A section of T-Centralen
iStock

It was the first station in Sweden to feature artwork, which stemmed from a 1956 competition to decorate the city’s metro stops. Over the years, more than 20 artists have contributed their work to various stations throughout the city, some of which have tackled important social and environmental themes like women’s rights, inclusivity, and deforestation.

In second place is Moscow’s Kosomolskaya Station, which also has an interesting origin story. When the Metro started operating in 1935, it was designed to help promote Soviet propaganda. Kosomolskaya Station, named for workers of the Komsomol youth league who helped build the first Metro line, had marble walls with gilded mosaics, crystal chandeliers, sculptures of fallen leaders, and painted scenes depicting important moments in Russian history. “Unlike the dirty, utilitarian systems of many cities around the world, the Moscow metro drives through a former—but not forgotten—stage of history that sought to bring palaces to the masses,” Expedia’s report states.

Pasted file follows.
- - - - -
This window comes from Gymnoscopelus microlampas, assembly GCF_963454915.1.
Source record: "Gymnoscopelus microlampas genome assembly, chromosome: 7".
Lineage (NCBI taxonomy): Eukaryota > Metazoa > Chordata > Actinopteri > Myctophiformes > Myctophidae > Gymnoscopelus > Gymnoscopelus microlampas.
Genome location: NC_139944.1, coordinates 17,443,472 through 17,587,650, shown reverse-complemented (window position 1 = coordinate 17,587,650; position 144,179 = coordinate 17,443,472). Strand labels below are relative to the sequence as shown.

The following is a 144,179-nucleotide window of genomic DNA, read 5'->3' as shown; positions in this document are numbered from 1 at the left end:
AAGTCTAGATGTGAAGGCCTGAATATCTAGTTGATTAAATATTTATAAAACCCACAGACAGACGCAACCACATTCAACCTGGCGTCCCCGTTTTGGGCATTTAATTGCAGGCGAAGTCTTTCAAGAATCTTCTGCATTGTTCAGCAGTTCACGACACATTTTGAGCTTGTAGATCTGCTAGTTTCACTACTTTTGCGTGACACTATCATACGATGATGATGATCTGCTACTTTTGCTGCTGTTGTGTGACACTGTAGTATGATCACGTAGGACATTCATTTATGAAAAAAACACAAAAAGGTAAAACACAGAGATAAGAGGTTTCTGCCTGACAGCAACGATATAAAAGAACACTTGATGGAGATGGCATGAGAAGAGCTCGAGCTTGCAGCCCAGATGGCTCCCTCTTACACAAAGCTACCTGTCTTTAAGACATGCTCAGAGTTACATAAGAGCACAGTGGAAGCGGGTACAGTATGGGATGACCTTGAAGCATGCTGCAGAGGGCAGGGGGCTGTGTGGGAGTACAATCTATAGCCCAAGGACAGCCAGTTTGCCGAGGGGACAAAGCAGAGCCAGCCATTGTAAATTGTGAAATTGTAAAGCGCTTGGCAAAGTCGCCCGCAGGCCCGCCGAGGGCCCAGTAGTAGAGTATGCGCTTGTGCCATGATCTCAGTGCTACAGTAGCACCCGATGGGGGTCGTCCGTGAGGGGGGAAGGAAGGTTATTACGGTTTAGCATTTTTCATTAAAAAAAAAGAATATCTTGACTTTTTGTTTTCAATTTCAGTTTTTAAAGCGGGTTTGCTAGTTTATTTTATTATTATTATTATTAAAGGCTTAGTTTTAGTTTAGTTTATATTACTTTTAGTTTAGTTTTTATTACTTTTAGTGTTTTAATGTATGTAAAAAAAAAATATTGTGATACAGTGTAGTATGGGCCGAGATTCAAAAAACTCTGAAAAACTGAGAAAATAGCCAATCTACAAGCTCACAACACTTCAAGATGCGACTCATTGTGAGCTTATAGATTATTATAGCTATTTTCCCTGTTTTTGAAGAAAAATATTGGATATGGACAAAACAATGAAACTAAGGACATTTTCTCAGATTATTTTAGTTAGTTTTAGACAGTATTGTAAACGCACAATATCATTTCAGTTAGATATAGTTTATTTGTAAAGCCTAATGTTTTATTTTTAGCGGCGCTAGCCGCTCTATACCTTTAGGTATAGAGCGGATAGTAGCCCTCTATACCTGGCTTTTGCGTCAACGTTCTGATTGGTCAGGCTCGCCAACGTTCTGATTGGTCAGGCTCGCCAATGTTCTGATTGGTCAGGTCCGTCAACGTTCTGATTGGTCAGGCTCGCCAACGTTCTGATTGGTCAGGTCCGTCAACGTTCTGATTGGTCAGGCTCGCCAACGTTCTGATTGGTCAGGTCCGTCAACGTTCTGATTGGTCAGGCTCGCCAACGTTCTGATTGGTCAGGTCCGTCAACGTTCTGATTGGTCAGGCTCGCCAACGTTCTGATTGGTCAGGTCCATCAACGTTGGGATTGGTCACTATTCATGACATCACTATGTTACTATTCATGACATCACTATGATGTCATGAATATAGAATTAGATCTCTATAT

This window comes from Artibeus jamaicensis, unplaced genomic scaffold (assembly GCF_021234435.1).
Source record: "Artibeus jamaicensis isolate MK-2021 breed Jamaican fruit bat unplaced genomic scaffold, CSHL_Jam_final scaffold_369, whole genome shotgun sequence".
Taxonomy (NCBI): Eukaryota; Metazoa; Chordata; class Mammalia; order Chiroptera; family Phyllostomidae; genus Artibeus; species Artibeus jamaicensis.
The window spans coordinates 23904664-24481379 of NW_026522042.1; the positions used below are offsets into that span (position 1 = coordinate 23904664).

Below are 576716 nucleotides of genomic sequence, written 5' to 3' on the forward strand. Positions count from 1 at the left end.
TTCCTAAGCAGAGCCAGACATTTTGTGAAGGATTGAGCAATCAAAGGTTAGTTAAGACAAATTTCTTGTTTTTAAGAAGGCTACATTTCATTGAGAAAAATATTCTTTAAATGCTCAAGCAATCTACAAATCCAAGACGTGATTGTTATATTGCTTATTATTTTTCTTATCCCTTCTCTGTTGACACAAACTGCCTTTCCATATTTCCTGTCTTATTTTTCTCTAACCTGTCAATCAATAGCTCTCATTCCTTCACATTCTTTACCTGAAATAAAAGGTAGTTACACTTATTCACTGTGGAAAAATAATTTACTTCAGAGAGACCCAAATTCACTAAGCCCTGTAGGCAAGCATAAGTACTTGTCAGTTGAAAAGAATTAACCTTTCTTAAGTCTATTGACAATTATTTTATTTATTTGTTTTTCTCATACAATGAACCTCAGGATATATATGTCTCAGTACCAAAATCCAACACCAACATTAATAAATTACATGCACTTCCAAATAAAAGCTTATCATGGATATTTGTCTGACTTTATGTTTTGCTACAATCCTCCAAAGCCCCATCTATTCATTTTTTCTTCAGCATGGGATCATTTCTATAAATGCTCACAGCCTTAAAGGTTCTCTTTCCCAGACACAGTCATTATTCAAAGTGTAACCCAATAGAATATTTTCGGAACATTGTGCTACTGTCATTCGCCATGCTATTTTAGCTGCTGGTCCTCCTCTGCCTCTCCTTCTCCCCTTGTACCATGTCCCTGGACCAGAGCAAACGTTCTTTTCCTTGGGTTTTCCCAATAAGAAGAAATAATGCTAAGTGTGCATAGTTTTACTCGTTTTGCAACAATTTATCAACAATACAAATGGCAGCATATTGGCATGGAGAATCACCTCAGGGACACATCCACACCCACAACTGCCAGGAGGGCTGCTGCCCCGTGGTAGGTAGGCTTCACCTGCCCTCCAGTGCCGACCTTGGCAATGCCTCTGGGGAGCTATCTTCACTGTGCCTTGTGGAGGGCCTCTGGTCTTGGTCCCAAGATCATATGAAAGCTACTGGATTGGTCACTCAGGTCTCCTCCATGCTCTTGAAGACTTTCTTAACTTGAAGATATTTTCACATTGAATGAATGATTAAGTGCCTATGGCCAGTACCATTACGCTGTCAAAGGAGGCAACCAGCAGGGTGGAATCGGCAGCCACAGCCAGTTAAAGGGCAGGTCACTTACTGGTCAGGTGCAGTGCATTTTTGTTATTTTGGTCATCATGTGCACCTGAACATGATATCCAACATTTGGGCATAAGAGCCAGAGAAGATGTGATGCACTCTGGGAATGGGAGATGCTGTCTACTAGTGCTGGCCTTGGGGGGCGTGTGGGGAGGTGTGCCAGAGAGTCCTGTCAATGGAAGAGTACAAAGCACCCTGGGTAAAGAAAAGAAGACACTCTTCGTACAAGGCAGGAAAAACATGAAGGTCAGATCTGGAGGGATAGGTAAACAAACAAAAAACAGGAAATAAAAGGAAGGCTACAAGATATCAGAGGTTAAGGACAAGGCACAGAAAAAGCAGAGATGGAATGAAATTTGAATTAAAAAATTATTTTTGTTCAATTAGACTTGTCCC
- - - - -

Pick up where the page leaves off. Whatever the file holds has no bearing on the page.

Komsomolskaya Station
Komsomolskaya Station in Moscow, Russia

Most of the stations on Expedia’s list are in Europe, but three are in the U.S., including two in New York City and one in Washington, D.C.

Here’s the full top 10 list:

1. T-Centralen Station (Stockholm, Sweden)
2. Kosomolskaya Station (Moscow, Russia)
3. Arts Et Métiers Station (Paris, France)
4. The Wesfriedhof Station (Munich, Germany)
5. Toledo Metro Station (Naples, Italy)
6. Staromestska Station (Prague, Czech Republic)
7. Metro Center Station (Washington, D.C, USA)
8. Mayakovskaya station (Moscow, Russia)
9. Abandoned City Hall Station (New York, USA)
10. New York City’s Grand Central Terminal (New York, USA)

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iStock
Attention Business Travelers: These Are the Countries With the Fastest Internet
iStock
iStock

Whether you travel for business or pleasure, high-speed internet seems like a necessity when you’re trying to connect with colleagues or loved ones back home. Of course, the quality of that connection largely depends on what part of the world you’re in—and if you want the best internet on earth, you’ll have to head to Asia.